The library also devoted prominent spots on their new hompage to featuring delightful library productions like this “Mysteries of the Reference Desk” video (Georgetown YouTube Madness candidate? Absolutely!) and highlighting some of their lesser-known partners like the Writing Center and the Center for New Designs in Learning and Scholarship.
According to the Internet Archive, the Library’s website hasn’t been revamped since January 2005, so they were in for an upgrade. You can also give them feedback on the new website and suggest tweaks you’d like to see here.
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TheHoya.com in happier times…
For the past couple weeks we’ve been wondering what’s going on with the Hoya‘s website. TheHoya.com has been displaying a variety of things—a standard issue “down for maintenance” message, ads for a web-hosting service and, briefly, their tech guy Ryan J. Zambon’s personal homepage—but not the actual Hoya website. Their website currently shows an article about the passing of Father King underneath the “down for maintenance” banner.
Doing maintenance during the summer’s no big, but being down for a whole two week stretch makes it seem like you’re doing a little more than standard-issue touch-ups.
According to Hoya Editor in Chief Kevin Barber, the site’s down as they switch servers in preparation for the eventual launch of a new website:
We’re currently in the process of switching our server prior to launching an entirely new web site. (No specific timetable on that.) The regular site should be back up fairly soon; for the time being we’ve restored our main two blogs [The Hoya Paranoia and Outside the Gates], and we also posted a story about Fr. King on our temporary main site because it was important news. Most of our new content during the summer thus far has been on our blogs.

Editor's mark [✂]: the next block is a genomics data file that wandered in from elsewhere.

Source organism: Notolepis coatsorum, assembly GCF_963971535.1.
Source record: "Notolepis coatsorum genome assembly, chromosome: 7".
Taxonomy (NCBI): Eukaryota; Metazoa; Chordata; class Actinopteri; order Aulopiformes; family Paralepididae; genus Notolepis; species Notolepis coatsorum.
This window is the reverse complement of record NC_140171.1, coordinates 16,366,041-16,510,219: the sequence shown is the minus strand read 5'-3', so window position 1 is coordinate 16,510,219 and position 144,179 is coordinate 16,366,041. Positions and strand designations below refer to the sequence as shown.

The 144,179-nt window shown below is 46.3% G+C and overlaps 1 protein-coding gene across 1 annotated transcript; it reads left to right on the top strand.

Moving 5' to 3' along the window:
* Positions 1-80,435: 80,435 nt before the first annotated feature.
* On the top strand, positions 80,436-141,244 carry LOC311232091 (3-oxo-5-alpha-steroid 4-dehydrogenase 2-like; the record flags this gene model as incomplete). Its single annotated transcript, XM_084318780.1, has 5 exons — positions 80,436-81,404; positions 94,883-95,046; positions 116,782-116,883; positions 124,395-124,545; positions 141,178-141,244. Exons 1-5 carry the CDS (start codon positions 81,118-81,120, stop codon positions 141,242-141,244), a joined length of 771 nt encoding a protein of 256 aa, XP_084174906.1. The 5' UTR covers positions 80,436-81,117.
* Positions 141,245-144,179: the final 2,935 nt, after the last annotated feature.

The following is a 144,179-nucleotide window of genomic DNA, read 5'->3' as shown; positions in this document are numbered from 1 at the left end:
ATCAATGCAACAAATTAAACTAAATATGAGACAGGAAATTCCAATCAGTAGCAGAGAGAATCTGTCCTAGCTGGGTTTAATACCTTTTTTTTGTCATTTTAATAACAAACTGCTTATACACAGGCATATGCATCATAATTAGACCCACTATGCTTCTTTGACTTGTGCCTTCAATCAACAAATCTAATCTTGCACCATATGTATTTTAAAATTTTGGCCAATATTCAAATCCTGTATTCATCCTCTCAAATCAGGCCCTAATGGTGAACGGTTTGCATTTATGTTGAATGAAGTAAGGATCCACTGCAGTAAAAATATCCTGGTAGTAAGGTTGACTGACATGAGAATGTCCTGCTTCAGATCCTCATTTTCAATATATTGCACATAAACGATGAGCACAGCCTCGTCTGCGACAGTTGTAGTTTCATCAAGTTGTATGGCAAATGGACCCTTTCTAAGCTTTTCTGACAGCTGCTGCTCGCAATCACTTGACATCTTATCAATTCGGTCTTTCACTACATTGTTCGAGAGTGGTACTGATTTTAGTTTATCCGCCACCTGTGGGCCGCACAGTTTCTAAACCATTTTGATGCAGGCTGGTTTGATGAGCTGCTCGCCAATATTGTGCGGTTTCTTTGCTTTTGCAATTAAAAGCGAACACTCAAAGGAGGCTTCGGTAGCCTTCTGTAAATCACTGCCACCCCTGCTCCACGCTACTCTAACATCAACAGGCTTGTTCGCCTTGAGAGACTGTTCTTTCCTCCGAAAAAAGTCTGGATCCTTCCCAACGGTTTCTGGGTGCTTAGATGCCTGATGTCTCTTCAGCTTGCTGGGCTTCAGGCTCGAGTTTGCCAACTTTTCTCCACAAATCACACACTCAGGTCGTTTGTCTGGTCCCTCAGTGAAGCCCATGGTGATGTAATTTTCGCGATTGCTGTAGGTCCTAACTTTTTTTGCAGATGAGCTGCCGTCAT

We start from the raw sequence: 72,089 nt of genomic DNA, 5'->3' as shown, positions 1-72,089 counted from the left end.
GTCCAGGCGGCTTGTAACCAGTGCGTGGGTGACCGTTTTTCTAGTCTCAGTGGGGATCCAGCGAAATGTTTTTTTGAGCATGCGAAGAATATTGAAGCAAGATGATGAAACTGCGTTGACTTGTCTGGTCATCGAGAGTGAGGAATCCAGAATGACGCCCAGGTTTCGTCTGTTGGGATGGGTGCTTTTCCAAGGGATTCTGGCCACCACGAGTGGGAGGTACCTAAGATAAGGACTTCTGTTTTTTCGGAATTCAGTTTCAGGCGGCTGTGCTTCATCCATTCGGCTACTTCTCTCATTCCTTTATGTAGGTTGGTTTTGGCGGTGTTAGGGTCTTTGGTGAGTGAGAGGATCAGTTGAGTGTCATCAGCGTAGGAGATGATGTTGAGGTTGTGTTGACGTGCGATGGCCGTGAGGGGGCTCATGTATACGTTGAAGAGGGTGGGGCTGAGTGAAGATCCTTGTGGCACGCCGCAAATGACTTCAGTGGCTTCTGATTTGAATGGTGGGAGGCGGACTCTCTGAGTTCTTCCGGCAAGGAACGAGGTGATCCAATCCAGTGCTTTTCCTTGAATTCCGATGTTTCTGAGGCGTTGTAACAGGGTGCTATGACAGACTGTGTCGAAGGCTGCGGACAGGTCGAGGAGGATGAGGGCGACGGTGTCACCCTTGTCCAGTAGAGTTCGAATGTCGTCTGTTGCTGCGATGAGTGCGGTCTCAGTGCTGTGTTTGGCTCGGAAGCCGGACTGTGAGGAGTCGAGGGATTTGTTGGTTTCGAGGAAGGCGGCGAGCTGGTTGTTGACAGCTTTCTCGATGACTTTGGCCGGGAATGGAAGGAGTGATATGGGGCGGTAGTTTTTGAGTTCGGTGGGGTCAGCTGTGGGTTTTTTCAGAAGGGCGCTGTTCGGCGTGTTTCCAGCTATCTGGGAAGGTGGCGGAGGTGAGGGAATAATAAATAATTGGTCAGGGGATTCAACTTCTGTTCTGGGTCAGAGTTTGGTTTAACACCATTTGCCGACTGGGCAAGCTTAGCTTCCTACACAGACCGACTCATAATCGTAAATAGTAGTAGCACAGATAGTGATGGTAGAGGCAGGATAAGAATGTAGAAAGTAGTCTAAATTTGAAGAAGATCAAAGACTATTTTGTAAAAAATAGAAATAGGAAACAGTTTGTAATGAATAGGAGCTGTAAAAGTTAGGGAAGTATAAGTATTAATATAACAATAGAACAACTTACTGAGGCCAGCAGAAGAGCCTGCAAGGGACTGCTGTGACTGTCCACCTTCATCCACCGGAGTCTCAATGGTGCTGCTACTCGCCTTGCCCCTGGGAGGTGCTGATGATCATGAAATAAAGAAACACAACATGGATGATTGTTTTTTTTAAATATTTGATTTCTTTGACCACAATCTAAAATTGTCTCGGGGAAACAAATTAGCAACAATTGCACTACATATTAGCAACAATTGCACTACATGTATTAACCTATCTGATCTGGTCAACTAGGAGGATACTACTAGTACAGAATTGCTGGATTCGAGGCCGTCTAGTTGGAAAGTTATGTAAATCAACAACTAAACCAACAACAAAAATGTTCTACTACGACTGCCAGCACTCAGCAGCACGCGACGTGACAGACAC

It’s quite irritating, but the summer is obviously the best time to do this sort of work.
Photo from einet.net.
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Earlier this week we learned that Georgetown will be revamping its archaic website next year (granted, in University-speak that could mean anything from next year to the year after current pre-frosh graduate, but progress nonetheless). As a tribute, here’s a brief history of the Georgetown website, courtesy of the always entertaining internet archives.
Not a bad looking website, considering it was built over a decade ago. But once you get past the homepage to some of the sub-pages you see how rudimentary it really is. Check out the search page with detailed instructions detailed instructions on how to do these newfangled internet searches.
Read the rest of this entry »
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The computer the current website was designed on
Been getting that annoying survey pop-up every time you visit the Georgetown website? Thankfully, it’s actually for the greater good. Yes, the University is finally updating their antiquated website!
A brief foray through the internet archives reveals it hasn’t been significantly updated since 2002 (for a little perspective: that’s the year Britney Spears came out with “I’m a Slave 4 U” and the year current freshmen were 12 years-old).
University spokesperson Julie Green-Bataille writes in an email:
Yes we are hoping to redesign Georgetown’s website in the next year. I doubt I need to tell you how out of date it is. The survey you see is one step to start getting feedback from current users on how and why they use the site so that this information can better inform our efforts.